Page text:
(ORDO NEWS) — 96 years ago, the first liquid-fueled rocket, created by Robert Goddard, took off into the air. She rose only 12 meters, but became a pillar, thanks to which humanity was able to reach space.
On this day 96 years ago, the first liquid-fueled rocket took off. But people learned about her first and last flight only 10 years later.
96 years ago, on March 16, 1926, Robert Goddard (1882-1945) launched the world’s first liquid rocket. This seemingly unstable contraption with a combustion chamber and a nozzle on top burned for 20 seconds before using up all liquid oxygen and gasoline and breaking away from the launch pad.
The rocket took off from a snowy field outside Worcester, Massachusetts, reaching a height of about 12.5 meters and flying 56 meters horizontally. It shattered on impact, but was still a big step forward for the technology of the time.
When was the first rocket launched?
This event did not even get into the local newspapers. Indeed, the discreet professor kept it a secret for ten years. He told only a few people about it, and a couple of weeks later to Charles G. Abbott, director of the Smithsonian Astrophysical Observatory (and secretary of the institute after 1928).
The Smithsonian had been funding Goddard since 1917 in the hope that his rocket would be able to lift instruments above the atmosphere the observatory’s main program was to measure solar activity and its variability.
In January 1920, the Institute inadvertently made Goddard world-famous by publishing his short, mathematical treatise, The Method for Reaching Extreme Heights. A long-lost Smithsonian press release noted his proposal to hit the night side of the Moon with a rocket carrying flash powder.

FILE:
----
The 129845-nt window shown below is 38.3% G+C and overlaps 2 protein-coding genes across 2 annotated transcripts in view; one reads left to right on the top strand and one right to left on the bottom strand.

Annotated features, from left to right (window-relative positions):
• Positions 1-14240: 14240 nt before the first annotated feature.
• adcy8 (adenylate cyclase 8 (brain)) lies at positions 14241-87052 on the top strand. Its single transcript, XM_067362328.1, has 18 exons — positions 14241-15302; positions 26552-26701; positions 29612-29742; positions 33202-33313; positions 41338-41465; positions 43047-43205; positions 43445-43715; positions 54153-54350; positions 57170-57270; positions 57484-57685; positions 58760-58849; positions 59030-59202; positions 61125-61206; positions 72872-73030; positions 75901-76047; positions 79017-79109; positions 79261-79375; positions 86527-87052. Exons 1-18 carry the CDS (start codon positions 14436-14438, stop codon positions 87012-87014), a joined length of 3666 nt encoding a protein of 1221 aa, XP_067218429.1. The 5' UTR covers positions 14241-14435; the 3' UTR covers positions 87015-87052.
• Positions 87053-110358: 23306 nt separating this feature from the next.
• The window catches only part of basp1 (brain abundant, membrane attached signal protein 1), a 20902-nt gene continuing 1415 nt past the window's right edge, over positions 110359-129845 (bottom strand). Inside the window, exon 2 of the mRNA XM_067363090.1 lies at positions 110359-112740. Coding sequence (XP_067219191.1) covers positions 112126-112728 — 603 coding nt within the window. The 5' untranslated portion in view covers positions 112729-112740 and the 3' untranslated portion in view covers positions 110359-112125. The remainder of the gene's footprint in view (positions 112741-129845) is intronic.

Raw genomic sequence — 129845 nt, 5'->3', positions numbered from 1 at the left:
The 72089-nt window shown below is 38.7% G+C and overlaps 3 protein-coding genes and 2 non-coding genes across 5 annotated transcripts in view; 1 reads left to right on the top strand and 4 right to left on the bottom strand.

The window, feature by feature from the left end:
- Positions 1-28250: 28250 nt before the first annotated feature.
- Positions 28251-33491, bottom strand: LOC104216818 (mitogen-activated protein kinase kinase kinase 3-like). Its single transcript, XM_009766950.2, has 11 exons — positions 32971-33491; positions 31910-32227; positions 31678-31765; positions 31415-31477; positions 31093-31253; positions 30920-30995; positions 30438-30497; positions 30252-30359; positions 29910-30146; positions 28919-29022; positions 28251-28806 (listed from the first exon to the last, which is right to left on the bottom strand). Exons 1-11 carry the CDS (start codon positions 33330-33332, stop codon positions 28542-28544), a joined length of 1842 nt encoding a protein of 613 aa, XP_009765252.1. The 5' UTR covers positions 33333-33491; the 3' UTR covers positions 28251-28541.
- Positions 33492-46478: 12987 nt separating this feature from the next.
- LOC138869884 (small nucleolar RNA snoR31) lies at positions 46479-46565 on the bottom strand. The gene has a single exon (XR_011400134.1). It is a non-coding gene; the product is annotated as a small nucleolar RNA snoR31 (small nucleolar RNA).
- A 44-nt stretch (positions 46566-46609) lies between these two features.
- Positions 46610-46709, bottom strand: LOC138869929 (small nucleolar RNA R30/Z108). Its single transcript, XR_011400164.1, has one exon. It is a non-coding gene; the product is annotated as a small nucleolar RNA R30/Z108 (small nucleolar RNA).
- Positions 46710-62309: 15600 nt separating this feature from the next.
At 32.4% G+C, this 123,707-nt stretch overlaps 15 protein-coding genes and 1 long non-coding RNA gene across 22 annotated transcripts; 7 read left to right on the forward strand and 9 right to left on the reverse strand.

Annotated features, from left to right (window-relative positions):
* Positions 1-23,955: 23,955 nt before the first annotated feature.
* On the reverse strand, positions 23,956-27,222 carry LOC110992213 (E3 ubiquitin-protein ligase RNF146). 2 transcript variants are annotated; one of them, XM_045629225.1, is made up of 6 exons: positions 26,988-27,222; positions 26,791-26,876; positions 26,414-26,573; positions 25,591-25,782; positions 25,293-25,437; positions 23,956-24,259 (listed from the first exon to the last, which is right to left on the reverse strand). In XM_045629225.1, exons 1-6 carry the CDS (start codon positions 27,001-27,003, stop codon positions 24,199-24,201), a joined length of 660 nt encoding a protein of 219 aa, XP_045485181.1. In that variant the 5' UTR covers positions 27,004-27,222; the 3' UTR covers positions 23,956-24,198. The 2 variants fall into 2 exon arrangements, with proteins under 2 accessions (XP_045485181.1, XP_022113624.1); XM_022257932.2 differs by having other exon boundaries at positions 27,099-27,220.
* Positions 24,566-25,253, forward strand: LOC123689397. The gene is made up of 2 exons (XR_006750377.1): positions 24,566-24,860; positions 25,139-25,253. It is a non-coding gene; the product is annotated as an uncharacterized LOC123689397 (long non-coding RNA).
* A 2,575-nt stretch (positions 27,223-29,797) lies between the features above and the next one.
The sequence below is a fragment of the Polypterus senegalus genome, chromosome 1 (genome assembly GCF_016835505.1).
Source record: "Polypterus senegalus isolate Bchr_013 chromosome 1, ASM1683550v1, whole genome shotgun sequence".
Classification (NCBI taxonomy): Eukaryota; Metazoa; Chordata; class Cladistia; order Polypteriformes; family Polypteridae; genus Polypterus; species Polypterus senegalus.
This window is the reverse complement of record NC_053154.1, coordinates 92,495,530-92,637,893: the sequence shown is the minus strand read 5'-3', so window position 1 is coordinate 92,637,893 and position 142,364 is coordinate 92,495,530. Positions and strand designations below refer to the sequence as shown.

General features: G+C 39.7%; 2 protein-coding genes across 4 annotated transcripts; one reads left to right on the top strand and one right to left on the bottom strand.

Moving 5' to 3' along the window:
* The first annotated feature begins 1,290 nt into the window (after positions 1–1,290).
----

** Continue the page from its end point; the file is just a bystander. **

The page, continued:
This story quickly spread around the world and was replicated as a story that a scientist recognized a journey to the moon as possible. But the press release also created a lot of sensation. Volunteers wrote to Goddard asking him to join the crew of his upcoming lunar voyage.
Subsequently, he did not refuse to speak to the press, but remained secretive about his technical experiments. He was afraid that others might steal his inventions, as he was convinced that he was the first person in the world to figure out how to make space flight possible.
His paranoia only intensified after German space enthusiasts became active in the 1920s. In 1930, Goddard received more funding when famed aviator Charles Lindbergh interfered with the Guggenheim Foundation.
The Clark University professor spent much of the 1930s in Roswell, New Mexico building and launching much larger rockets. When the Smithsonian, Lindbergh, and Harry Guggenheim pushed Goddard to publish another report in 1936, he finally revealed the 1926 launch.
And yet, as impressive as his work at Roswell was, Goddard continued to resist the pleas of his sponsors for help when his promises to reach the upper atmosphere failed to come true. In fact, Goddard’s work on liquid propellant rockets came close to a dead end because he didn’t want to share it with anyone. It was the Germans who made a breakthrough to large-scale rocket science with the help of the V-2.
Goddard lay on his deathbed, convinced that the Nazis had stolen technology from him. Its true meaning was not in the invention of liquid rocket technology, although no one can take the first from him.
However, he inspired others to believe that space travel would happen if rocket science developed. Former National Air and Space Museum curator Frank Winter showed the global impact of the method of reaching extreme heights.
Almost immediately, science fiction, films, and non-fiction stories recognized the rocket as a fundamental technology for spaceflight. Until 1920, this was just one of many ideas and fantasies. The traditional powder rocket made no impression, and the laws of physics were misunderstood.
After the publication of Goddard and scientists from the USSR and Germany, opinion began to change. Thus, Robert Goddard, against his will, paved the way for us to escape from Earth, which he had long dreamed of.
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